High-speed video imaging reveals the two main components of a sneeze in colorful detail: a shower of larger droplets whose trajectories, shown in green, can extend up to 2 meters from the person sneezing (yellow), and a cloud made of a mixture of smaller droplets suspended in moist, warm gas (red). This second component is particularly important for estimating how far germs can spread. Direct observations, experiments and mathematical modeling show that, due to the presence and nature of this turbulent cloud, the small droplets can be carried over longer distances than previously thought, allowing them to go further than the larger drops and high enough to be sucked up into a room’s ventilation system. What does this mean? Should you feel a sneeze coming on, cover your mouth and nose with a tissue or sneeze into the crook of your elbow to disrupt the formation of the “cloud” and reduce how far your germs will spread.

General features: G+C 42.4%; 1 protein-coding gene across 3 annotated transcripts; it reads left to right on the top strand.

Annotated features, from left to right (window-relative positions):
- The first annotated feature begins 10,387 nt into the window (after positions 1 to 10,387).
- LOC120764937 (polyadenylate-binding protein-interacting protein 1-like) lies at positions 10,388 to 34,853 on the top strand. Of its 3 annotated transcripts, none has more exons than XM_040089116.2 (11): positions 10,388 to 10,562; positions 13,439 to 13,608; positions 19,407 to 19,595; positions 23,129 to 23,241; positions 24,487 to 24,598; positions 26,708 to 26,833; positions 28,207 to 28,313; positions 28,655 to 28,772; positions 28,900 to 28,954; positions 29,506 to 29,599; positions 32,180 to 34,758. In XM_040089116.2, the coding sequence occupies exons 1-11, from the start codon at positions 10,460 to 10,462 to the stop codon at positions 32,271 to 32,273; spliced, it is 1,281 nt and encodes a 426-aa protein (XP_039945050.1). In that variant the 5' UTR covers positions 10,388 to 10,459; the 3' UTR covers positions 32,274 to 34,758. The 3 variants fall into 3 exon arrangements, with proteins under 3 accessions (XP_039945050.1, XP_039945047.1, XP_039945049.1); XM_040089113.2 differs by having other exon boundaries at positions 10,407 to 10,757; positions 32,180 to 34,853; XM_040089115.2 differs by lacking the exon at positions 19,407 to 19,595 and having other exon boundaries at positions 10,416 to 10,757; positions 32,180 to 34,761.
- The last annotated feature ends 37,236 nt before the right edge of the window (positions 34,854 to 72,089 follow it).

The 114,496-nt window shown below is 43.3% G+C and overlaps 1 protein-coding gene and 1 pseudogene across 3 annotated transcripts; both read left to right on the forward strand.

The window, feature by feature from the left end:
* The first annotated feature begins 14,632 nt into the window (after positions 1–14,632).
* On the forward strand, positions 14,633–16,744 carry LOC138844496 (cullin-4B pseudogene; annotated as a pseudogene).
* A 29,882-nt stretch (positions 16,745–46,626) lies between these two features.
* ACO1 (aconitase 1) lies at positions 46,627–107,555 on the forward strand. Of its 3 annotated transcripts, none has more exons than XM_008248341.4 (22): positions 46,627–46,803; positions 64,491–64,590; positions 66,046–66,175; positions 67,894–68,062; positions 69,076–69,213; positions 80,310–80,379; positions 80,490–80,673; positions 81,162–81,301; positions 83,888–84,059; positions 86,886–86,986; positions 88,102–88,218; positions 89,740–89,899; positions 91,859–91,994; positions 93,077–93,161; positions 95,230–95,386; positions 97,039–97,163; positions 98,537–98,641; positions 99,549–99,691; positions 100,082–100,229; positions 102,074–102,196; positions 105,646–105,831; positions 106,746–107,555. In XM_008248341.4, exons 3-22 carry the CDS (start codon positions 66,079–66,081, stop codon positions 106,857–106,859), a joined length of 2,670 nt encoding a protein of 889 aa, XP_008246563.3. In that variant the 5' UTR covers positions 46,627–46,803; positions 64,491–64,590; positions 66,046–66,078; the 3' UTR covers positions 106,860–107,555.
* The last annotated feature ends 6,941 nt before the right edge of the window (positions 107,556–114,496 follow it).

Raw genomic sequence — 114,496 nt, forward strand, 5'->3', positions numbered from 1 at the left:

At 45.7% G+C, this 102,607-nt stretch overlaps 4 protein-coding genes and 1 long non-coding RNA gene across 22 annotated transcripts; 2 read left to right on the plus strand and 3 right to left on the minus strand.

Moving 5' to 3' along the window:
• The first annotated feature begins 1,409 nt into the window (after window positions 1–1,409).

Image courtesy of Lydia Bourouiba, PhD, Massachusetts Institute of Technology, Cambridge, MA
The trajectories of the larger droplets (green) and the cloud (red) from a sneeze are revealed in a high-speed video recording collected at 1000-2000 frames per second. The cloud image (red) is a single frame from the video at 0.341 seconds after the sneeze. Video images of many sneezes were used to construct mathematical models and conduct laboratory experiments to understand the fluid dynamics of the ejected gas shaping disease transmission.